A major theme at the 2017 Strategic Investment Conference was the shift in economic power from developed markets to emerging markets (EMs).
For example, in 1960, the combined GDP of China and India made up only 5% of global GDP; today, it’s 30%.
In 1970, the G7 bloc made up half of global trade; now it makes up just 30%. It’s no wonder emerging markets are growing at almost three times the rate as the G7.
The Rise of China and India
This chart from JP Morgan shows the re-emergence of China and India over the last four decades.
Source: Michael Cembalest, JP Morgan
With major economic changes now underway in both nations, they are likely to play an increasingly larger role in the world going forward.
Here’s a look at some of the biggest developments in EMs and their wide-ranging implications for investors.
One Belt, One Road
Dubbed “the new Silk Road,” One Belt, One Road aims to create the world’s largest platform for economic cooperation between China and the rest of the world.
It's an infrastructure project unlike anything we have ever seen.
Source: McKinsey Global Research
As founder and CIO of Morgan Creek Capital Management Mark Yusko quipped at SIC 2017, “One Belt, One Road, Multiple Bull Markets.”
China’s Growing Middle Class
The American consumer still drives the global economy, but that baton will likely be passed to China’s middle class sometime this century.
According to McKinsey, just 4% of China’s urban population was considered middle class in 2000. By 2020, 76% will be—a 19-fold increase. And with more spending power comes greater consumption.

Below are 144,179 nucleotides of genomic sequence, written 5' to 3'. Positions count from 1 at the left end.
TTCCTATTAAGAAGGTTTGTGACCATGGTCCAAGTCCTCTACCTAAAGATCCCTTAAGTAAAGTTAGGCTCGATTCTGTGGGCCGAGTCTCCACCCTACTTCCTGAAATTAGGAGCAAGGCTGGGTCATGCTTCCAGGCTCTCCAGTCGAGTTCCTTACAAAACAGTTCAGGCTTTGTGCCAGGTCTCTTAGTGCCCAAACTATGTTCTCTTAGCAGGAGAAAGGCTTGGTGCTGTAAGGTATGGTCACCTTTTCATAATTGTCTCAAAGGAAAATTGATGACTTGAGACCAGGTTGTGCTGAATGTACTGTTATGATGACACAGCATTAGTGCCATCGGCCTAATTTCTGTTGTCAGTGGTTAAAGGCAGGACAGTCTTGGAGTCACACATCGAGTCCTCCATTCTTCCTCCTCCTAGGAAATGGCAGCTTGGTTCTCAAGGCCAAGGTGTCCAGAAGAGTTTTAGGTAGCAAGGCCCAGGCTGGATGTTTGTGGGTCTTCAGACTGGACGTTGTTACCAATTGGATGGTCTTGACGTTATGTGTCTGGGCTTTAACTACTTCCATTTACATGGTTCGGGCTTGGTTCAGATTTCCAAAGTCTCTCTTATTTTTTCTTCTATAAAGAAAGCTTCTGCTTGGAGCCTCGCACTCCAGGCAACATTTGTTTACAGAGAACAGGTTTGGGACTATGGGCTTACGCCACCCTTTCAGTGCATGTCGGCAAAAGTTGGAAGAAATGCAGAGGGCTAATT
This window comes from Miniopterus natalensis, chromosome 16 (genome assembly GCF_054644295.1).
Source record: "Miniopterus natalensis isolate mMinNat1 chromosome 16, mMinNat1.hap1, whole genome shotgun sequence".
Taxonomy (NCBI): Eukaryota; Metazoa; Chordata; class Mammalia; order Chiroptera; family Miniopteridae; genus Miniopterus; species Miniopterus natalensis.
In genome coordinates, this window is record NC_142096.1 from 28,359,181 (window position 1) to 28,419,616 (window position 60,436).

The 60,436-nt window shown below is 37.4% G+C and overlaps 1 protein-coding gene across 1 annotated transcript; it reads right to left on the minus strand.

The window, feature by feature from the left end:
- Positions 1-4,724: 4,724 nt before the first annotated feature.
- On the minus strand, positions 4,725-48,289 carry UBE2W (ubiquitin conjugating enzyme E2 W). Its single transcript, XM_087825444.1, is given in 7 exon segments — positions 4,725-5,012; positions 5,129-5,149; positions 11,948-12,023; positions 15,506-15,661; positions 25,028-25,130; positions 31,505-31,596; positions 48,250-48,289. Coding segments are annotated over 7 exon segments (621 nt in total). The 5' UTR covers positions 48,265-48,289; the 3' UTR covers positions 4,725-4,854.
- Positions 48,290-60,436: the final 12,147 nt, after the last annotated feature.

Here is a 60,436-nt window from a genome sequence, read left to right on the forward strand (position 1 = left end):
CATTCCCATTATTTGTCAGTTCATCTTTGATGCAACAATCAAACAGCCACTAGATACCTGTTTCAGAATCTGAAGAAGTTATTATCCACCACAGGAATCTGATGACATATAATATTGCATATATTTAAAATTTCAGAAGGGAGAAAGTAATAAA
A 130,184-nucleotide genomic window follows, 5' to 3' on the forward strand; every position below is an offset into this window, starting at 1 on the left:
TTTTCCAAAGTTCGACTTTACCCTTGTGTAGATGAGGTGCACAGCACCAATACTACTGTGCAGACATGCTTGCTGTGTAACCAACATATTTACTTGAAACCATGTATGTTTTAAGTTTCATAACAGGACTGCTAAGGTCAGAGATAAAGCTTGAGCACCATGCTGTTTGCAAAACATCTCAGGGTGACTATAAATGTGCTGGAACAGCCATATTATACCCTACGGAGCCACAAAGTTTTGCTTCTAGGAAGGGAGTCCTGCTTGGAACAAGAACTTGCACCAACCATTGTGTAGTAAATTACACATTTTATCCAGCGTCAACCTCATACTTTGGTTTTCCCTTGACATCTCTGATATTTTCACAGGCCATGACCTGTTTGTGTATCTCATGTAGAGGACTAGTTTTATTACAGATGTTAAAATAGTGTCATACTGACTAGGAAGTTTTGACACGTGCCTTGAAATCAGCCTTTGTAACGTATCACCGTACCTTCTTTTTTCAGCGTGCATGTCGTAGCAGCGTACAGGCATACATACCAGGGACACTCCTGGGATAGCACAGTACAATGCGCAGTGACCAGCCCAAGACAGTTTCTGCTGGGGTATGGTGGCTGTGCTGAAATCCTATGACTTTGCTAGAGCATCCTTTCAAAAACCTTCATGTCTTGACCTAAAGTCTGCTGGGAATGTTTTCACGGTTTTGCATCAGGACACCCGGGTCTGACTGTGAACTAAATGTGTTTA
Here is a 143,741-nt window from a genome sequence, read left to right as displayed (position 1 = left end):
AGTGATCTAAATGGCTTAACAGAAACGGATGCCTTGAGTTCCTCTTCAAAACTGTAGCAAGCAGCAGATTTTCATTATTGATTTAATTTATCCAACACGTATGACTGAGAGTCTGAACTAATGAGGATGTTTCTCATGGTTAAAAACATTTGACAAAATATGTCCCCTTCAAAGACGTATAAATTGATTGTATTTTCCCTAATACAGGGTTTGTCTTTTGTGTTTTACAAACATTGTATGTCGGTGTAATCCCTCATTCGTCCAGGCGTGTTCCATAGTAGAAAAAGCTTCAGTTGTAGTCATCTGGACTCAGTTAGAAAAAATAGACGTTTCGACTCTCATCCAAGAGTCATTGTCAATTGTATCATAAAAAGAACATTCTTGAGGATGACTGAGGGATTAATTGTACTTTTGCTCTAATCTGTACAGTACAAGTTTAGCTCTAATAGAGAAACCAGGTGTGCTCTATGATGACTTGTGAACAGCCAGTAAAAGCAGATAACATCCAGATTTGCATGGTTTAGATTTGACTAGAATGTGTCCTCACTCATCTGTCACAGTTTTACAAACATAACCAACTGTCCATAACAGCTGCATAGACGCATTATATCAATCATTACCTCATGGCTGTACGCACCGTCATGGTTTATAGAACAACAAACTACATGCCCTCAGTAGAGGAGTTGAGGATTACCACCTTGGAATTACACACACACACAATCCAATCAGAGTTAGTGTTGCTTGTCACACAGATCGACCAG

Boston Consulting Group projects China’s total consumption will increase by 55% to $6.5 trillion by 2020.
Source: Economist Intelligence Unit, BCG Analysis, WebForum.org
That’s more than the UK, Germany, and France combined.
One of India’s massive barriers to growth has been the volume of non-performing loans in its banking system. It has risen fourfold since 2009.
Much was made of President Modi’s move to demonetize the country in December.
However, taking 85% of the currency out of circulation did achieve something very important. It recapitalized India’s banks. Since demonetization, over $80 billion has flowed into the banking system.
With an exploding population now accounting for over 17% of the global total, the set-up in India looks very bullish.
EMs Will Overtake US Equities
With these massive bullish developments, there’s little doubt EM assets will play a key role in your portfolio going forward.
And despite growing at twice the speed of US equities, EM assets are still very cheap relative to developed markets today.
Asset management firm GMO projects that returns for US equites and bonds will be negative over the coming years… while EMs will continue to generate profits.
However, these aren’t only projected results. Since the beginning of 2017, the MSCI Emerging Market Index has outperformed the S&P 500 by 154%.
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